Community members discuss youth violence in Evanston


Hal Jin/The Daily Northwestern

Steve Bynum, the senior producer at public radio station WBEZ, moderates a discussion on youth violence at the Lorraine H. Morton Civic Center. The discussion talked about how young people can stand up to violence in the community.

Hal Jin, Reporter

A panel of local experts discussed youth violence in the community at a forum Wednesday.

The two-hour-long discussion, which took place at the Lorraine H. Morton Civic Center, was interspersed with questions and remarks by the more than 25 audience members, who included social workers, teachers, parents, representatives from faith communities and about a dozen family service organizations.

The event was sponsored by Metropolitan Family Services and the Youth Organizations Umbrella. Both organizations implement preventative measures in youth violence and provide support for survivors.

Metropolitan Family Services program manager Heather Flett and Y.O.U. clinic coordinator Melody Rose represented the organizations on the three-person panel, along with Sally Christensen, the YWCA Evanston/North Shore violence prevention and outreach coordinator.

Steve Bynum, senior producer at public radio station WBEZ and moderator of the discussion, opened the forum by referencing the recent shooting death of Maxwell Gadau, a high school senior from Skokie.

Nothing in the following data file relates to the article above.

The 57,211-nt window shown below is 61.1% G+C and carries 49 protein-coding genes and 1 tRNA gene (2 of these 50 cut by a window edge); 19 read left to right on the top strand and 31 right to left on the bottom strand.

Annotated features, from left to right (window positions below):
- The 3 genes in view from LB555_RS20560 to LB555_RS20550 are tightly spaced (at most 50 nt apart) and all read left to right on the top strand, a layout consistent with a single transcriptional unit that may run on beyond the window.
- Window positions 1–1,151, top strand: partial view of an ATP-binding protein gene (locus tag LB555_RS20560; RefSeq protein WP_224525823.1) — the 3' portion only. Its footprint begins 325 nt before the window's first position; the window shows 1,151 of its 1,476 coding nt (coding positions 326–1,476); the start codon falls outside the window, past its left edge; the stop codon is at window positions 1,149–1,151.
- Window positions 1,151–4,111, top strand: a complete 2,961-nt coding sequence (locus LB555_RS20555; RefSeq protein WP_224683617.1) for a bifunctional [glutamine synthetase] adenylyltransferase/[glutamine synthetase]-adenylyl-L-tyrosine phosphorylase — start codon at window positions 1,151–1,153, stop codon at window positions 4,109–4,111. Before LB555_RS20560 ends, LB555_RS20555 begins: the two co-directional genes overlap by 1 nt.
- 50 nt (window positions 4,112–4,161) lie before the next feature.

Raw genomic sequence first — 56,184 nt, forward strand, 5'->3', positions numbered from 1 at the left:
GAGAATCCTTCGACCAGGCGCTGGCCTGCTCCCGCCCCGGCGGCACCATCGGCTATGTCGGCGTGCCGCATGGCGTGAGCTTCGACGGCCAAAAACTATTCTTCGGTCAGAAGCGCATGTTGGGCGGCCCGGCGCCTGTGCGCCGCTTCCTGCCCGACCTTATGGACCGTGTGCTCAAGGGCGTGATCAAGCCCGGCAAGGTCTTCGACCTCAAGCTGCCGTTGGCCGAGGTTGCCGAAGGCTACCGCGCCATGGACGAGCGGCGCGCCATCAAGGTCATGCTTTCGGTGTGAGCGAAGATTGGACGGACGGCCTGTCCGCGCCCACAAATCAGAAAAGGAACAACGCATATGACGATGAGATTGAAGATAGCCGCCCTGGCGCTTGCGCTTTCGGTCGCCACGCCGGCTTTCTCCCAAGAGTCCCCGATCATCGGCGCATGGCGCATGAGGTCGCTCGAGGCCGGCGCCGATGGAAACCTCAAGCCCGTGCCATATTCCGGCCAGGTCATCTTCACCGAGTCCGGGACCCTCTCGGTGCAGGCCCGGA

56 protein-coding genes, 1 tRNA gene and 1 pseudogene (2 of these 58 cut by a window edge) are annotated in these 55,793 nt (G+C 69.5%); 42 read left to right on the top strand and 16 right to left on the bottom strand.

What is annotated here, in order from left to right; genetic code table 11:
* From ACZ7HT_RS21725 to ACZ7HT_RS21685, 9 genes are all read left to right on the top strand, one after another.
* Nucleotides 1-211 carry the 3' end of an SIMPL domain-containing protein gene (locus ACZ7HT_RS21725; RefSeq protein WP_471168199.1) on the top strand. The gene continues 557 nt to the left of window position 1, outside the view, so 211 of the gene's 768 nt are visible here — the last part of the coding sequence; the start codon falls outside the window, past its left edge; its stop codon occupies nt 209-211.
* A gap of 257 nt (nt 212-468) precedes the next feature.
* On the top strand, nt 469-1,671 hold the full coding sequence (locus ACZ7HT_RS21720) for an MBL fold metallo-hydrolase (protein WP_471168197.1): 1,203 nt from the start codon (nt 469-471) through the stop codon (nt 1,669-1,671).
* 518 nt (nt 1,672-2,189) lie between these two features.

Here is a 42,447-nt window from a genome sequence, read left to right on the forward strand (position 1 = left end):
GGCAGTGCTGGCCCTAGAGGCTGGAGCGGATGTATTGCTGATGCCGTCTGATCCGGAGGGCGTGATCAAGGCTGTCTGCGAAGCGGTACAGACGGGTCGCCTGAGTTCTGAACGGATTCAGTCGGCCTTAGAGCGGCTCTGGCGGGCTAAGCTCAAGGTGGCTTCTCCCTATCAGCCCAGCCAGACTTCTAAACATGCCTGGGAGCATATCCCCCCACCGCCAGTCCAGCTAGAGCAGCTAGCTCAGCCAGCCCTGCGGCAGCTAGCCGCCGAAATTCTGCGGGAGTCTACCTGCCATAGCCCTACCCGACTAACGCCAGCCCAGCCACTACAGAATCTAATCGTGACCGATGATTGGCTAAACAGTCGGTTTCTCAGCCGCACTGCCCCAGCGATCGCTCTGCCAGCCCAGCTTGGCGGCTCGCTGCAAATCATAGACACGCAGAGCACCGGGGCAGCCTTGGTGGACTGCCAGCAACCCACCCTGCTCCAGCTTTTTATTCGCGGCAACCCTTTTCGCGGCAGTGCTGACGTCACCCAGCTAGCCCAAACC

“You have to have a sense of imagination, because if you focus on the harsh reality in front of you, you will fall prey to fear,” Bynum said.

Flett stressed the importance of building “a critical mass of young people” who are informed and able to stand up against teen violence.

All panel members discussed the role of technology in youth violence, expressing their personal unfamiliarity with social media and general distaste for how it distances interaction between children.

“The rhetoric regarding social media needs to update from something that we see as a home for very bizarre interactions, something that we don’t understand,” said Anthony Betori, who identified himself as one of the younger members in the audience. “I think it’s a very beautiful community that’s being created.”

Discussion also centered on restorative justice as a better system of discipline rather than criminal justice. Restorative justice focuses on the needs of those involved in repairing the damage, as opposed to punishment that solely depends on the severity of the law broken.

“It’s great in building empathy,” Christensen said. “It’s much harder to hurt someone that you know, that you care about.”

Kimberly Frazier, an audience member who works with the Dajae Coleman Foundation, said she was concerned with the productivity of the forum.

“The forum was very informative, and it’s great to see so many members of our community come together for this cause,” Frazier told The Daily.  “But we hoped to see more action-related items that our foundation can use to advance our cause.”

Email: [email protected]